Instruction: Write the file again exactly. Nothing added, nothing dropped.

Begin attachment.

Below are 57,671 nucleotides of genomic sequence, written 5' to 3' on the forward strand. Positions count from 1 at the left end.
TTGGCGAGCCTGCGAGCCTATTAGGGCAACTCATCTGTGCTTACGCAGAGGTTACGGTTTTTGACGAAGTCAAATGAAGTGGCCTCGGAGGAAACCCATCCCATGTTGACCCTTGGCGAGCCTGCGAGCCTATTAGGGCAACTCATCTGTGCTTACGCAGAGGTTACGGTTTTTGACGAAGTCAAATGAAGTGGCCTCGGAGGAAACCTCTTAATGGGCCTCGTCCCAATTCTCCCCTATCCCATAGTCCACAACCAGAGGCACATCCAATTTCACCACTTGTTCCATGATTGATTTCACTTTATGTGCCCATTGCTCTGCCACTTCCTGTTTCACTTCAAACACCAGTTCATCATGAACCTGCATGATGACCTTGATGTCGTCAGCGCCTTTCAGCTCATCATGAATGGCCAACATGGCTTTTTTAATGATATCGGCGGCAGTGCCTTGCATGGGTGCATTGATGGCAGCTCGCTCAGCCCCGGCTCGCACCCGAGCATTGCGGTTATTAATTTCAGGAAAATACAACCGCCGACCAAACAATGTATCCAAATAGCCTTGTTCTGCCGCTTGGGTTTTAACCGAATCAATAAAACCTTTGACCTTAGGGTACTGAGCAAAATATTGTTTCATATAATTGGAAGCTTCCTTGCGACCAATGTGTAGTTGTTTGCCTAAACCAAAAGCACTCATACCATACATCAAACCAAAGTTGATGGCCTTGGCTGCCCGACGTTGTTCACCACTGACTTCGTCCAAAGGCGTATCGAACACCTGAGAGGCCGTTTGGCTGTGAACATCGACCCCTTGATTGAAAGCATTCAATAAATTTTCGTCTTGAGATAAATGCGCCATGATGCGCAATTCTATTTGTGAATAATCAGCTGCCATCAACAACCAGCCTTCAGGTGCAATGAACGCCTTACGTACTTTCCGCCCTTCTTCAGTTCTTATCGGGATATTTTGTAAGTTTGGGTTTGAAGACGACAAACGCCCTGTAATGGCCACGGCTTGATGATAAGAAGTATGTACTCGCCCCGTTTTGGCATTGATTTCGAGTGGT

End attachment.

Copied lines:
Below are 57,671 nucleotides of genomic sequence, written 5' to 3' on the forward strand. Positions count from 1 at the left end.
TTGGCGAGCCTGCGAGCCTATTAGGGCAACTCATCTGTGCTTACGCAGAGGTTACGGTTTTTGACGAAGTCAAATGAAGTGGCCTCGGAGGAAACCCATCCCATGTTGACCCTTGGCGAGCCTGCGAGCCTATTAGGGCAACTCATCTGTGCTTACGCAGAGGTTACGGTTTTTGACGAAGTCAAATGAAGTGGCCTCGGAGGAAACCTCTTAATGGGCCTCGTCCCAATTCTCCCCTATCCCATAGTCCACAACCAGAGGCACATCCAATTTCACCACTTGTTCCATGATTGATTTCACTTTATGTGCCCATTGCTCTGCCACTTCCTGTTTCACTTCAAACACCAGTTCATCATGAACCTGCATGATGACCTTGATGTCGTCAGCGCCTTTCAGCTCATCATGAATGGCCAACATGGCTTTTTTAATGATATCGGCGGCAGTGCCTTGCATGGGTGCATTGATGGCAGCTCGCTCAGCCCCGGCTCGCACCCGAGCATTGCGGTTATTAATTTCAGGAAAATACAACCGCCGACCAAACAATGTATCCAAATAGCCTTGTTCTGCCGCTTGGGTTTTAACCGAATCAATAAAACCTTTGACCTTAGGGTACTGAGCAAAATATTGTTTCATATAATTGGAAGCTTCCTTGCGACCAATGTGTAGTTGTTTGCCTAAACCAAAAGCACTCATACCATACATCAAACCAAAGTTGATGGCCTTGGCTGCCCGACGTTGTTCACCACTGACTTCGTCCAAAGGCGTATCGAACACCTGAGAGGCCGTTTGGCTGTGAACATCGACCCCTTGATTGAAAGCATTCAATAAATTTTCGTCTTGAGATAAATGCGCCATGATGCGCAATTCTATTTGTGAATAATCAGCTGCCATCAACAACCAGCCTTCAGGTGCAATGAACGCCTTACGTACTTTCCGCCCTTCTTCAGTTCTTATCGGGATATTTTGTAAGTTTGGGTTTGAAGACGACAAACGCCCTGTAATGGCCACGGCTTGATGATAAGAAGTATGTACTCGCCCCGTTTTGGCATTGATTTCGAGTGGT